Commercial broadcasting

Commercial broadcasting (also called private broadcasting) is the broadcasting of television programs and radio programming by privately owned corporate media, as opposed to state sponsorship. It was the United States′ first model of radio (and later television) during the 1920s, in contrast with the public television model in Europe during the 1930s, 1940s and 1950s which prevailed worldwide (except in the United States) until the 1980s.



Commercial broadcasting is primarily based on the practice of airing radio advertisements and television advertisements for profit. This is in contrast to public broadcasting, which receives government subsidies and tries to avoid paid advertising interrupting the show. During pledge drives they will interrupt shows to ask for donations.

In the United States, non-commercial educational (NCE) television and radio exists in the form of community radio; however, premium cable services such as HBO and Showtime generally operate solely on subscriber fees and do not sell advertising. This is also the case for the portions of the two major satellite radio systems that are produced in-house (mainly music programming).

Radio broadcasting originally began without paid commercials. As time went on, however, advertisements seemed less objectionable to both the public and government regulators and became more common. While commercial broadcasting was unexpected in radio, in television it was planned due to commercial radio's success. Television began with commercial sponsorship and later transformed to paid commercial time. When problems arose over patents and corporate marketing strategies, regulatory decisions were made by the Federal Communications Commission (FCC) to control commercial broadcasting.[1]

Commercial broadcasting overlaps with paid services such as cable television, radio and satellite television. Such services are generally partially or wholly paid for by local subscribers and is known as leased access. Other programming (particularly on cable television) is produced by companies operating in much the same manner as advertising-funded commercial broadcasters, and they (and often the local cable provider) sell commercial time in a similar manner.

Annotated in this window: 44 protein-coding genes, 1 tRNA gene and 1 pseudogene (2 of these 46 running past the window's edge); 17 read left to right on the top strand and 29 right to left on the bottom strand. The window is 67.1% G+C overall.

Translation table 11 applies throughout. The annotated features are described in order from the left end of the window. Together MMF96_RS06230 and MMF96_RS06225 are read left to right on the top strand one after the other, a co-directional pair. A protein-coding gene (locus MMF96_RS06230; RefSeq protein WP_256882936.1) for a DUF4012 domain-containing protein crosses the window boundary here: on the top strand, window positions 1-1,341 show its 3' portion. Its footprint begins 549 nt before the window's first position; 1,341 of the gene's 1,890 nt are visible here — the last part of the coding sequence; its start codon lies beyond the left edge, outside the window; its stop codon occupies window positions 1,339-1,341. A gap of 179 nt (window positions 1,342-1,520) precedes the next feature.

The FCC's interest in program control began with the chain-broadcasting investigation of the late 1930s, culminating in the "Blue Book" of 1946, Public Service Responsibility For Broadcast Licensees. The Blue Book differentiated between mass-appeal sponsored programs and unsponsored "sustaining" programs offered by the radio networks. This sustained programming, according to the Blue Book, had five features serving the public interest:

  • Sustaining programs balanced the broadcast schedule, supplementing the soap operas and popular-music programs receiving the highest ratings and most commercial sponsors
  • They allowed for the broadcast of programs which, by their controversial or sensitive nature, were unsuitable for sponsorship
  • They supplied cultural programming for smaller audiences
  • They provided limited broadcast access for non-profit and civic organizations
  • They made possible artistic and dramatic experimentation, shielded from the pressures of short-run rating and commercial considerations of a sponsor.[1]

Commercial time has increased 31 seconds per hour for all prime time television shows. For example, ABC has increased from 9 minutes and 26 seconds to 11 minutes and 26 seconds.[2]


Programming on commercial stations is more ratings-driven—particularly during periods such as sweeps in the US and some Latin American countries.

Other factors

Commercial broadcasting (especially free-to-air) is sometimes controversial. One reason is a perceived lack of quality and risk in the programming (to which more conservative elements respond that it is too risqué much of the time), an excessively high ratio of advertising to program time (especially on children's television), and a perceived failure to serve the local interest due to media consolidation. Commercial radio (in particular) is criticized for a perceived homogeneity in programming, covert politically motivated censorship of content, and a desire to cut costs at the expense of a station's identifiable personality. Politics is a major force in media criticism, with an ongoing debate (especially in the United States) as to what moral standards – if any – are to be applied to the airwaves.

Global commercial broadcasting